Range Rover (1970)

The 1970 Range Rover was the pioneer of luxury SUVs. Before it, 4x4 offroaders, including Land Rover, were no more than workhorses for the wilderness. Rover believed there was demand for a high-quality offroader that could be driven with comfort on regular roads, while preserving the unrivaled offroad ability of Land Rover. Its vision paid off in the following 20 years – the Range Rover remained unchallenged in the marketplace until the 1990s. Successfully attracted a lot of wealthy customers (including the royal family) who would otherwise bought Jaguars or Mercedes, it greatly lifted the image and market positioning of Land Rover, turning it into “Jewel of the Crown” of British motor industry.

The first Range Rover differed a lot from contemporary Land Rover. Its design was clean and tasteful, thanks to large window area and clamshell bonnet. Its packaging was far more efficient (driving position was no longer cramped). For offroad robustness, it retains the body-on-ladder-frame structure, but the elliptic leaf springs of Land Rover were replaced with coil springs to improve ride comfort. As for powertrain, the seriously underpowered engines of Land Rover gave place to the new Rover 3.5-liter V8, whose patent had just been purchased from Buick. This all-alloy V8 was actually lighter than Rover’s own straight-six engine, yet it produced more power and torque. Of course, don’t expect the strong performance of today’s performance SUVs. In the early 1970s, 0-60 mph in 14 seconds was considered to be adequate for a large car. In the following years, the V8 would gain power and capacity to match the progress of industrial norm. A late Range Rover could top 110 mph and sprint from 0-60 mph in 10 seconds or so.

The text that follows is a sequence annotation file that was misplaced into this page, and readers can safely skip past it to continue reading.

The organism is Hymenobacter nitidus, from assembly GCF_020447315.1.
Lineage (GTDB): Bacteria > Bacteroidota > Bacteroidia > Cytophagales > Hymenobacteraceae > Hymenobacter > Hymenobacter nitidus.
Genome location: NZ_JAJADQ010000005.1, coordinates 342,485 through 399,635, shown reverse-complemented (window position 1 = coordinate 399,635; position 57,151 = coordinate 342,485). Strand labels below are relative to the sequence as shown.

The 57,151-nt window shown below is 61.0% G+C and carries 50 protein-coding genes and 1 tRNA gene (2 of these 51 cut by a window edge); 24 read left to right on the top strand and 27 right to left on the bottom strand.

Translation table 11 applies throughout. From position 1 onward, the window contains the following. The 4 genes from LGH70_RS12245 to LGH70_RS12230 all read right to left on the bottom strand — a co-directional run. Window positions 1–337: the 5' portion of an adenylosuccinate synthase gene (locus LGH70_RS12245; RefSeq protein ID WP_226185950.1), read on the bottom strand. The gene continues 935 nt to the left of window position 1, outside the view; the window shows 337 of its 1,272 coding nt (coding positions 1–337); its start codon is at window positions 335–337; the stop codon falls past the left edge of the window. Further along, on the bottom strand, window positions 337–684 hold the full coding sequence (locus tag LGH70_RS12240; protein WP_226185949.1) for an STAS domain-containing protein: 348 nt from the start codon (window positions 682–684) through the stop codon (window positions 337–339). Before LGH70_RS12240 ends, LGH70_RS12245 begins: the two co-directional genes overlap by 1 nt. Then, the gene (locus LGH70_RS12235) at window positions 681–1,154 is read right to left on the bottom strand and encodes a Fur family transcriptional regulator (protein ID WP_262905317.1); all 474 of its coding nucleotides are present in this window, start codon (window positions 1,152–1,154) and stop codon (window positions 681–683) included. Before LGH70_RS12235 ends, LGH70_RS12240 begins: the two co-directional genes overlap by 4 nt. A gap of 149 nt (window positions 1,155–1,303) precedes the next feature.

The 4WD system of Range Rover was also more advanced than Land Rover. It got permanent 4WD from the outset. The center differential could be locked up manually to deal with slippage. From 1992, the manual lockup was replaced with modern viscous coupling.

The early Range Rover was not too luxurious, admittedly. It offered only 2 doors, and the interior was well-built rather than well-equipped. Still, it sold well in an unchallenged environment. Entering 1980s, it began climbing upmarket. Leather and wood trimmed cabin became standard, as was automatic transmission. 4-door body was added in 1981, boosted rear passenger space and would eventually replace the 2-door. Electronic fuel injection entered in 1985, greatly improving horsepower. ABS joined in 1990. Adaptive air suspensions and long-wheelbase model arrived in 1992. These mods kept the car competitive until its replacement in 1996. Today, Range Rover is still seen as the definitive name of luxury SUVs.


Range Rover 3.5 (1970)
Range Rover 3.5SE (1988)
Range Rover 3.9SE  (1992)
Range Rover 4.3LSE (1992)
Year of production
1970-96 (all)
1970-96 (all) 1970-96 (all) 1970-96 (all)
No. produced
325,000 units (all)
325,000 units (all) 325,000 units (all) 325,000 units (all)
Front-engined, 4wd
Front-engined, 4wd Front-engined, 4wd Front-engined, 4wd
V8, ohv, 2v/cyl, cab
V8, ohv, 2v/cyl, EFi
V8, ohv, 2v/cyl, EFi
V8, ohv, 2v/cyl, EFi
3528 cc
3528 cc 3947 cc 4278 cc
135 hp
165 hp
185 hp
200 hp
185 lbft
207 lbft
224 lbft
251 lbft
4A 4A 4A
1758 kg
1901 kg
2011 kg
2079 kg
Top speed
91 mph*
101 mph*
107 mph*
110 mph*
0-60 mph
13.9 sec*
11.7 sec*
10.8 sec*
10.8 sec*
* Tested by Autocar

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